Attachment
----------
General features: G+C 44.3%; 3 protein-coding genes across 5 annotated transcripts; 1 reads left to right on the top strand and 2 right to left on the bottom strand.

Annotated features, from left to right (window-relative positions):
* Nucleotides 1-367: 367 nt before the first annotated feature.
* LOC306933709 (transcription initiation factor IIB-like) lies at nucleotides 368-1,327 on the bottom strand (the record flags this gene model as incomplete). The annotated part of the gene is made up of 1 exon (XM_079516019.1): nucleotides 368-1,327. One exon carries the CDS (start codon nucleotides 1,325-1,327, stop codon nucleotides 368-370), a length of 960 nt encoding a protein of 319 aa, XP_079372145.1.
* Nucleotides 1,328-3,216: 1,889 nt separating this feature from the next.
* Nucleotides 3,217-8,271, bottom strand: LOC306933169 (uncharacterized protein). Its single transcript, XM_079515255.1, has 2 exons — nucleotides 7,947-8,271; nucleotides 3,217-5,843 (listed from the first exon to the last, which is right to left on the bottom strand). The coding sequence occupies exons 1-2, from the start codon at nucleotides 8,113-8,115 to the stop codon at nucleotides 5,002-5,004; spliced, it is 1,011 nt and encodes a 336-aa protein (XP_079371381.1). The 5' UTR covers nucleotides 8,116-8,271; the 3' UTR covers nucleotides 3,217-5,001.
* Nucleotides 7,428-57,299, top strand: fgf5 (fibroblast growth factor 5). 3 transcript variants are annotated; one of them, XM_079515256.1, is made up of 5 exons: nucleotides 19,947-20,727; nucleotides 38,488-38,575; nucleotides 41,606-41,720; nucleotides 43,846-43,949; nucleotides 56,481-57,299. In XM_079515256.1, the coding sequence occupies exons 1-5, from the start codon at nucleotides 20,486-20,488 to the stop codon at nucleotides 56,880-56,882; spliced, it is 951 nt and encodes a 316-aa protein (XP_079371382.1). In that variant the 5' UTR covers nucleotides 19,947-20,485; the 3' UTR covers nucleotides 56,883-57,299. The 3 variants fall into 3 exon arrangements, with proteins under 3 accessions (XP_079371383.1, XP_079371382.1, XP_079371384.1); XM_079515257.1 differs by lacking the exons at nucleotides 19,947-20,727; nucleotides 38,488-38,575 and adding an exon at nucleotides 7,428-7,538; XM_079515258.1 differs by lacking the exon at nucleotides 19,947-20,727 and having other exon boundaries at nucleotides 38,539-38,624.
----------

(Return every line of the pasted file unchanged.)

General features: G+C 44.3%; 3 protein-coding genes across 5 annotated transcripts; 1 reads left to right on the top strand and 2 right to left on the bottom strand.

Annotated features, from left to right (window-relative positions):
* Nucleotides 1-367: 367 nt before the first annotated feature.
* LOC306933709 (transcription initiation factor IIB-like) lies at nucleotides 368-1,327 on the bottom strand (the record flags this gene model as incomplete). The annotated part of the gene is made up of 1 exon (XM_079516019.1): nucleotides 368-1,327. One exon carries the CDS (start codon nucleotides 1,325-1,327, stop codon nucleotides 368-370), a length of 960 nt encoding a protein of 319 aa, XP_079372145.1.
* Nucleotides 1,328-3,216: 1,889 nt separating this feature from the next.
* Nucleotides 3,217-8,271, bottom strand: LOC306933169 (uncharacterized protein). Its single transcript, XM_079515255.1, has 2 exons — nucleotides 7,947-8,271; nucleotides 3,217-5,843 (listed from the first exon to the last, which is right to left on the bottom strand). The coding sequence occupies exons 1-2, from the start codon at nucleotides 8,113-8,115 to the stop codon at nucleotides 5,002-5,004; spliced, it is 1,011 nt and encodes a 336-aa protein (XP_079371381.1). The 5' UTR covers nucleotides 8,116-8,271; the 3' UTR covers nucleotides 3,217-5,001.
* Nucleotides 7,428-57,299, top strand: fgf5 (fibroblast growth factor 5). 3 transcript variants are annotated; one of them, XM_079515256.1, is made up of 5 exons: nucleotides 19,947-20,727; nucleotides 38,488-38,575; nucleotides 41,606-41,720; nucleotides 43,846-43,949; nucleotides 56,481-57,299. In XM_079515256.1, the coding sequence occupies exons 1-5, from the start codon at nucleotides 20,486-20,488 to the stop codon at nucleotides 56,880-56,882; spliced, it is 951 nt and encodes a 316-aa protein (XP_079371382.1). In that variant the 5' UTR covers nucleotides 19,947-20,485; the 3' UTR covers nucleotides 56,883-57,299. The 3 variants fall into 3 exon arrangements, with proteins under 3 accessions (XP_079371383.1, XP_079371382.1, XP_079371384.1); XM_079515257.1 differs by lacking the exons at nucleotides 19,947-20,727; nucleotides 38,488-38,575 and adding an exon at nucleotides 7,428-7,538; XM_079515258.1 differs by lacking the exon at nucleotides 19,947-20,727 and having other exon boundaries at nucleotides 38,539-38,624.